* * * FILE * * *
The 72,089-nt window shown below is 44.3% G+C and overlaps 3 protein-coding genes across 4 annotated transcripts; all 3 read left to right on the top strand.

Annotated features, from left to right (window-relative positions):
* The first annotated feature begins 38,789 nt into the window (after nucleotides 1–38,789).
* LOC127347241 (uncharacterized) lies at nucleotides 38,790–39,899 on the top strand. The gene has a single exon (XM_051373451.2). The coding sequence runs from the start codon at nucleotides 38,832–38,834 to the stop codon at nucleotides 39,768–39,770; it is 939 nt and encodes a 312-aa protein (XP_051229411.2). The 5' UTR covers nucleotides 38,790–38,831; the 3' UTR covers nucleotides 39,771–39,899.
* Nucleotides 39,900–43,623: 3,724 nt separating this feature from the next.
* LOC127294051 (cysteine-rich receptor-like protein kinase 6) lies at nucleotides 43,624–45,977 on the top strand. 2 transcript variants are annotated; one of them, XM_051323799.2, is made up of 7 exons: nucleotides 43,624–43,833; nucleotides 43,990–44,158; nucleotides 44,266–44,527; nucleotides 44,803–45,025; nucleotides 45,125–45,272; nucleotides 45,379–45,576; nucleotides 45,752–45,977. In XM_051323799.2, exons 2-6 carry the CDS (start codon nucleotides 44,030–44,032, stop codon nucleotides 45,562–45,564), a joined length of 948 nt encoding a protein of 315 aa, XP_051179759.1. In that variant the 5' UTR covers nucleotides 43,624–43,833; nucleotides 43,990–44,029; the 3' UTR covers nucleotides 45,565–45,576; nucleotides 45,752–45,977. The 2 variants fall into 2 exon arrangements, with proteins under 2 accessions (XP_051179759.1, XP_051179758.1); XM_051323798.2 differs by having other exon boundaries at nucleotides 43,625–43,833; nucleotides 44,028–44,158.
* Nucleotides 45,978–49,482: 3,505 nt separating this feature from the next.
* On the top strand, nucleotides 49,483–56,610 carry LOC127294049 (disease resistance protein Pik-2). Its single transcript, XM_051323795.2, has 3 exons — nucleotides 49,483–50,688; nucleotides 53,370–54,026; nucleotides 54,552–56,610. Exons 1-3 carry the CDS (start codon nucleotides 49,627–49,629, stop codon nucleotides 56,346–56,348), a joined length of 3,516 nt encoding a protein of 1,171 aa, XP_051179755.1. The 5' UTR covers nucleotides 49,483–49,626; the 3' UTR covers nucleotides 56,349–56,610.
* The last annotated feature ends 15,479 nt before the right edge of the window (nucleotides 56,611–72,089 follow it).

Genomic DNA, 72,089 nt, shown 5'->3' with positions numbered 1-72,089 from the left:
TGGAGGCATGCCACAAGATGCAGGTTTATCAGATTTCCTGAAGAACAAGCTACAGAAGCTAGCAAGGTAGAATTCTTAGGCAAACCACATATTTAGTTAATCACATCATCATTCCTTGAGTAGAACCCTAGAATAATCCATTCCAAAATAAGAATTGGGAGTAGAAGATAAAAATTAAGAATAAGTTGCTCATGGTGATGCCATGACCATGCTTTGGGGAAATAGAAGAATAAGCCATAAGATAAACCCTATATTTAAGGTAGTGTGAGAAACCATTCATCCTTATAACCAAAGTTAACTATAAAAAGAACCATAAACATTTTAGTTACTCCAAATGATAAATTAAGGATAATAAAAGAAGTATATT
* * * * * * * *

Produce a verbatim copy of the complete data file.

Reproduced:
The 72,089-nt window shown below is 44.3% G+C and overlaps 3 protein-coding genes across 4 annotated transcripts; all 3 read left to right on the top strand.

Annotated features, from left to right (window-relative positions):
* The first annotated feature begins 38,789 nt into the window (after nucleotides 1–38,789).
* LOC127347241 (uncharacterized) lies at nucleotides 38,790–39,899 on the top strand. The gene has a single exon (XM_051373451.2). The coding sequence runs from the start codon at nucleotides 38,832–38,834 to the stop codon at nucleotides 39,768–39,770; it is 939 nt and encodes a 312-aa protein (XP_051229411.2). The 5' UTR covers nucleotides 38,790–38,831; the 3' UTR covers nucleotides 39,771–39,899.
* Nucleotides 39,900–43,623: 3,724 nt separating this feature from the next.
* LOC127294051 (cysteine-rich receptor-like protein kinase 6) lies at nucleotides 43,624–45,977 on the top strand. 2 transcript variants are annotated; one of them, XM_051323799.2, is made up of 7 exons: nucleotides 43,624–43,833; nucleotides 43,990–44,158; nucleotides 44,266–44,527; nucleotides 44,803–45,025; nucleotides 45,125–45,272; nucleotides 45,379–45,576; nucleotides 45,752–45,977. In XM_051323799.2, exons 2-6 carry the CDS (start codon nucleotides 44,030–44,032, stop codon nucleotides 45,562–45,564), a joined length of 948 nt encoding a protein of 315 aa, XP_051179759.1. In that variant the 5' UTR covers nucleotides 43,624–43,833; nucleotides 43,990–44,029; the 3' UTR covers nucleotides 45,565–45,576; nucleotides 45,752–45,977. The 2 variants fall into 2 exon arrangements, with proteins under 2 accessions (XP_051179759.1, XP_051179758.1); XM_051323798.2 differs by having other exon boundaries at nucleotides 43,625–43,833; nucleotides 44,028–44,158.
* Nucleotides 45,978–49,482: 3,505 nt separating this feature from the next.
* On the top strand, nucleotides 49,483–56,610 carry LOC127294049 (disease resistance protein Pik-2). Its single transcript, XM_051323795.2, has 3 exons — nucleotides 49,483–50,688; nucleotides 53,370–54,026; nucleotides 54,552–56,610. Exons 1-3 carry the CDS (start codon nucleotides 49,627–49,629, stop codon nucleotides 56,346–56,348), a joined length of 3,516 nt encoding a protein of 1,171 aa, XP_051179755.1. The 5' UTR covers nucleotides 49,483–49,626; the 3' UTR covers nucleotides 56,349–56,610.
* The last annotated feature ends 15,479 nt before the right edge of the window (nucleotides 56,611–72,089 follow it).

Genomic DNA, 72,089 nt, shown 5'->3' with positions numbered 1-72,089 from the left:
TGGAGGCATGCCACAAGATGCAGGTTTATCAGATTTCCTGAAGAACAAGCTACAGAAGCTAGCAAGGTAGAATTCTTAGGCAAACCACATATTTAGTTAATCACATCATCATTCCTTGAGTAGAACCCTAGAATAATCCATTCCAAAATAAGAATTGGGAGTAGAAGATAAAAATTAAGAATAAGTTGCTCATGGTGATGCCATGACCATGCTTTGGGGAAATAGAAGAATAAGCCATAAGATAAACCCTATATTTAAGGTAGTGTGAGAAACCATTCATCCTTATAACCAAAGTTAACTATAAAAAGAACCATAAACATTTTAGTTACTCCAAATGATAAATTAAGGATAATAAAAGAAGTATATT